Attention... draw swords... John 3: 16... charge!
If that quotation doesn't bring back memories, then you don't know what a Bible Sword Drill is, so we should tell you about it. This peculiar educational activity flourished in Baptist churches, particularly in the US, in the middle of the 20th Century. We also want to allay fears, such as those once expressed by a concerned Quaker parent in Meeting: no actual edged weapons are involved in this exercise. The worst injury sustained was a paper cut.
The Sword Drill, an educational game that involved a race to look up Bible verses, was an unusual application of something the Apostle Paul wrote in a letter a long time ago:
Stand therefore, having your loins girt about with truth, and having on the breastplate of righteousness;
And your feet shod with the preparation of the gospel of peace;
Above all, taking the shield of faith, wherewith ye shall be able to quench all the fiery darts of the wicked.
And take the helmet of salvation, and the sword of the Spirit, which is the word of God.
– Ephesians 6: 14-17, Authorised Version1
No, the Apostle Paul was not referring to the King James Bible when he wrote that. How do we know? Because James I hadn't been born yet. In fact, printing hadn't been invented yet. Paul was probably talking about the work of the Holy Spirit, not a text. His extended armour metaphor probably owed more to the ubiquity of armed Romans in towns like Ephesus than to any desire to see children brandishing Torah scrolls at unbelievers. Paul wasn't really advocating the weaponisation of the Bible. This task was left to later centuries.
How to Sword Drill
The kids with the most points at the end of the class would get...hmmmm. I never remember any prizes, come to think of it. Bummer.
– 'Buck', 'Growing Up Southern Baptist', blog, 11 December, 2005
Oddly, the origin of the Sword Drill is shrouded in mystery. No, not because it's a secret: more because it never occurred to anybody to document its beginnings. The closest we can come to figuring out who to blame for this quasi-martial manoeuvring in the church basement is a passing reference by a church official in Arkansas in 1910, who claimed that the Sunday School pastime was invented in his state. This would make sense, in an odd way: a generation whose childhood memories included armed soldiers drilling with real swords could have passed the metaphor on to their offspring. One thing is certain: references to sword drills in Baptist newsletters are quite frequent by the 1930s.
A sword drill proceeds as follows:
- Players line up side-by-side, facing the drill instructor.
- Instructor calls 'Attention!'. Players stand up straight, with their Bibles by their sides.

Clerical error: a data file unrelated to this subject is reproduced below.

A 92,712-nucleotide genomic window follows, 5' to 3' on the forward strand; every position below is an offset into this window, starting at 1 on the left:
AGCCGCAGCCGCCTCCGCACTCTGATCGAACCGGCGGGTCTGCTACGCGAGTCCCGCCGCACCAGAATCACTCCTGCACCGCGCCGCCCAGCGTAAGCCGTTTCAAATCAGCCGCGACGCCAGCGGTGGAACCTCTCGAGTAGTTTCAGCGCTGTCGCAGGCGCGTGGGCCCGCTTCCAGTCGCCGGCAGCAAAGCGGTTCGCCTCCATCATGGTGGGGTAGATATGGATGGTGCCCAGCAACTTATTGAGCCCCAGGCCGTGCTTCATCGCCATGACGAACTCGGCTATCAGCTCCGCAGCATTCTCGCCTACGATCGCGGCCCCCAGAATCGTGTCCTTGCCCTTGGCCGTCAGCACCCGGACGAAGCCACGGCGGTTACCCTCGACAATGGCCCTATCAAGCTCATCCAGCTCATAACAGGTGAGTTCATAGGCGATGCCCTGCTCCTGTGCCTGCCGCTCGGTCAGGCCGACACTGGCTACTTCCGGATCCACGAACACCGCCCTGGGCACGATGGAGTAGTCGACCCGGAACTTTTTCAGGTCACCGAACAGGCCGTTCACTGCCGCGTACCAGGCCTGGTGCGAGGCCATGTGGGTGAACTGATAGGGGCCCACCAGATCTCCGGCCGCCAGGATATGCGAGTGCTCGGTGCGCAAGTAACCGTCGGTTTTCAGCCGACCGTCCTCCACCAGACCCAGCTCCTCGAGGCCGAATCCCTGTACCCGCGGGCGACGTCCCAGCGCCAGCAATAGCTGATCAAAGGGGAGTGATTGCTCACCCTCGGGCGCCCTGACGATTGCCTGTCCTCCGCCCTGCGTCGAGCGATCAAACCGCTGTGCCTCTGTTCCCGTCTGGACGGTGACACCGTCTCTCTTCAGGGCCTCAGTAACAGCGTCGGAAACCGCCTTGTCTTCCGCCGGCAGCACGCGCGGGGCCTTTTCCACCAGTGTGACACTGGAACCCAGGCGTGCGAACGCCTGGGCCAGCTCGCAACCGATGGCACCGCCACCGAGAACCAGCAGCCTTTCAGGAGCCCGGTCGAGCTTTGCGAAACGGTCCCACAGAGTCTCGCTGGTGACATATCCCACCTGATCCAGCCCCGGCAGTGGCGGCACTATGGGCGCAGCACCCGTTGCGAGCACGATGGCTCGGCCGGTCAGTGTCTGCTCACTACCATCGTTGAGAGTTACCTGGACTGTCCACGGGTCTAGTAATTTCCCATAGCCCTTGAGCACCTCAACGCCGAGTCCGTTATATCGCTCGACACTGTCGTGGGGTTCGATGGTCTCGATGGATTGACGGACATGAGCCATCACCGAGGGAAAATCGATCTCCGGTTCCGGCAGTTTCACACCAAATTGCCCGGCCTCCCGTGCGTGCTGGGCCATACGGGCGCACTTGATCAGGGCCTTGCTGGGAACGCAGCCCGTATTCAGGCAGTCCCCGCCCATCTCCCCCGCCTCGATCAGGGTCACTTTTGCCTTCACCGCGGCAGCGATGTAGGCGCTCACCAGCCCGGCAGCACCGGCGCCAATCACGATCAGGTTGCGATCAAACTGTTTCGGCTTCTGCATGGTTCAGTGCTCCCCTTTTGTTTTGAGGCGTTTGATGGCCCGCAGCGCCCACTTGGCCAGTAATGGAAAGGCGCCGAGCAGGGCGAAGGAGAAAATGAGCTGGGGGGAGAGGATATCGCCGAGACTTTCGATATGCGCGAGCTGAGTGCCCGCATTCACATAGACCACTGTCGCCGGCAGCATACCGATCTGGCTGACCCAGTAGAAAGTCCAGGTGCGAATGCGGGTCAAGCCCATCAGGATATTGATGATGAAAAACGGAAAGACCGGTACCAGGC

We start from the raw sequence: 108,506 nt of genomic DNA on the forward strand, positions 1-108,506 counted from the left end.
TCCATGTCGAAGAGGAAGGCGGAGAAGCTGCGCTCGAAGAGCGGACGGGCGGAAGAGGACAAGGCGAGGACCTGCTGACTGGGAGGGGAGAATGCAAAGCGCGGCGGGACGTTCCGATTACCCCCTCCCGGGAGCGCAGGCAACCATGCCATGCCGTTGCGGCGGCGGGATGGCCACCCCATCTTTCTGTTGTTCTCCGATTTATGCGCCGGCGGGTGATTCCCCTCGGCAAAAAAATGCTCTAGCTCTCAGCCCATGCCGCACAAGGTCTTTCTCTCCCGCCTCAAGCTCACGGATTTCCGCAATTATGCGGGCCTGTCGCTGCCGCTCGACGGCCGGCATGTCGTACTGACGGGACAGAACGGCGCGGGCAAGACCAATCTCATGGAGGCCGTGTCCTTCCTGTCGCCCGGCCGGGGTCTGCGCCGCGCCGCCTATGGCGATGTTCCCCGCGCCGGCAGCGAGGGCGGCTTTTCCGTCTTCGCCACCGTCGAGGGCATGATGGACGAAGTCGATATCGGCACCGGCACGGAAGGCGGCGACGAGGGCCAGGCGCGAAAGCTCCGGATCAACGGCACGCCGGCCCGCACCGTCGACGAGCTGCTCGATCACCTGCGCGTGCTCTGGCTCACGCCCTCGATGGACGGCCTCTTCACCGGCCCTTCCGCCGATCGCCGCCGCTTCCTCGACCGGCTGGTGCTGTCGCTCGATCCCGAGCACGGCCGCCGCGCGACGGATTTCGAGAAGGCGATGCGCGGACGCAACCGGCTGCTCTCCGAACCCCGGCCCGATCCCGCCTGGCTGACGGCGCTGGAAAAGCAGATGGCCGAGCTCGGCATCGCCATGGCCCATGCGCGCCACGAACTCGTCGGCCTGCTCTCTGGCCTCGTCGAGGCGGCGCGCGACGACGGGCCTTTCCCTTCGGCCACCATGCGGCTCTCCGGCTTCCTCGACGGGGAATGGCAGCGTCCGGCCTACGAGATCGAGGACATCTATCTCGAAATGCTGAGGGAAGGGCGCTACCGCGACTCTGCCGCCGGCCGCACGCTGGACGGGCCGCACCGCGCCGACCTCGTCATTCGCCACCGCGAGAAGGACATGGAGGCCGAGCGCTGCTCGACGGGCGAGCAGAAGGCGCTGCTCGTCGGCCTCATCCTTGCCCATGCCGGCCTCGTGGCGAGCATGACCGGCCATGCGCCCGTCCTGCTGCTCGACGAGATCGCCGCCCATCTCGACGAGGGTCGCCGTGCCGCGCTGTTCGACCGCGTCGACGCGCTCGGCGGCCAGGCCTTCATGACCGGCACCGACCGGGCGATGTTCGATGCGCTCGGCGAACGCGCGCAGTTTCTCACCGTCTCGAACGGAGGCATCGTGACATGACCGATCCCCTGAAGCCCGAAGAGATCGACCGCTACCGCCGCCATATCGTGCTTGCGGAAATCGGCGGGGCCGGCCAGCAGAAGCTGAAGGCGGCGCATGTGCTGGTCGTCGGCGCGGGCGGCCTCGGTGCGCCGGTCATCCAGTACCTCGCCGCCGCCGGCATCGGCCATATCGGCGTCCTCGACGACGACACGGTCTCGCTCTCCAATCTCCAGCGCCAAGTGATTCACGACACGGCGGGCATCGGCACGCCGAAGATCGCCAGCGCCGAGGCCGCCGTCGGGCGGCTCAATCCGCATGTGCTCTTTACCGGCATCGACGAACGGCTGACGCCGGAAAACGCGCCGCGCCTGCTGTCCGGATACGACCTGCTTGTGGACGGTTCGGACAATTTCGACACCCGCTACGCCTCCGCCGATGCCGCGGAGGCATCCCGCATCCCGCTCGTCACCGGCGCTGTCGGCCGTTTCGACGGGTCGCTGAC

- Instructor calls 'Draw swords!' Players bring Bibles forward, front side down, open edges to the left, with one hand supporting the Bible and one on top.
Hanging thumbs over the edges is considered cheating, and not allowed in a church activity.
- Instructor calls out a Bible verse reference, such as 'Esther 8:9'. Instructor repeats the reference. Then... pausing dramatically for effect... snaps, 'Charge!' Following best-handling procedures, players quickly but carefully flip their Bibles, using the upper corners, until they locate the verse. As soon as players have located the verse, and have a finger on the passage, they take a step forward. A clever instructor will wait until everyone has stepped forward, and then call on the first player to find the verse, who reads it aloud.
- The activity is repeated until the grownups ring the church bell for service.
Competitive people can keep score, though this is not very Christian. In fact, it was the competition aspect that worried the Quaker in Meeting, rather than the military analogy. Baptists are less worried about such things than Quakers, and Baptists have been known to have regional championships in Sword Drill.
It was considered fatal to invite an Episcopalian [Anglican] to church on Sword Drill night because they'd lose for your team.
– Charlotte Hays, When Did White Trash Become the New Normal?, 2013
What You Need for a Sword Drill
The sine qua non of the Bible Sword Drill is the Sword Drill Bible. A proper Sword Drill Bible has a sturdy pasteboard cover whose edges do not extend beyond its pages. This makes searching easier. The Sword Drill Bible also has thick pages, the better to avoid tearing by over-eager youngsters. The ones offered for sale in the 1950s and 1960s usually had the image of a sword and shield on the front cover, along with the quotation, '...and the sword of the Spirit, which is the word of God.'
To be good at a Sword Drill, of course, you need to know the books of the Bible. Most Sword Drills are conducted using modern (not 1611) editions of the Authorised Version, meaning no apocryphal books. It is important to memorise them in order as they are presented in the book, if you want to have a, er, fighting chance in a Sword Drill. Mnemonic aids have always been available, frequently in 'musical' form. This Youtube gem is not only the most modern, but absolutely the worst mnemonic list of the Bible books This Researcher has ever heard.
The Sword Drill is alive and well in churches today – not only in the United States, but also abroad. However, it's usually called 'Bible Drill', and seems to have lost many of its militant trappings. This is probably just as well. Our young people can continue to use their Bibles for friendly competition – and, hopefully, read something edifying – without necessarily wanting to go to war. It is only a matter of time before the game goes electronic: we can't wait for the first all-digital Sword Drill.
Attention... draw iPads... John 3:16... charge!
No, Johnny, don't charge your iPad. Look up the verse...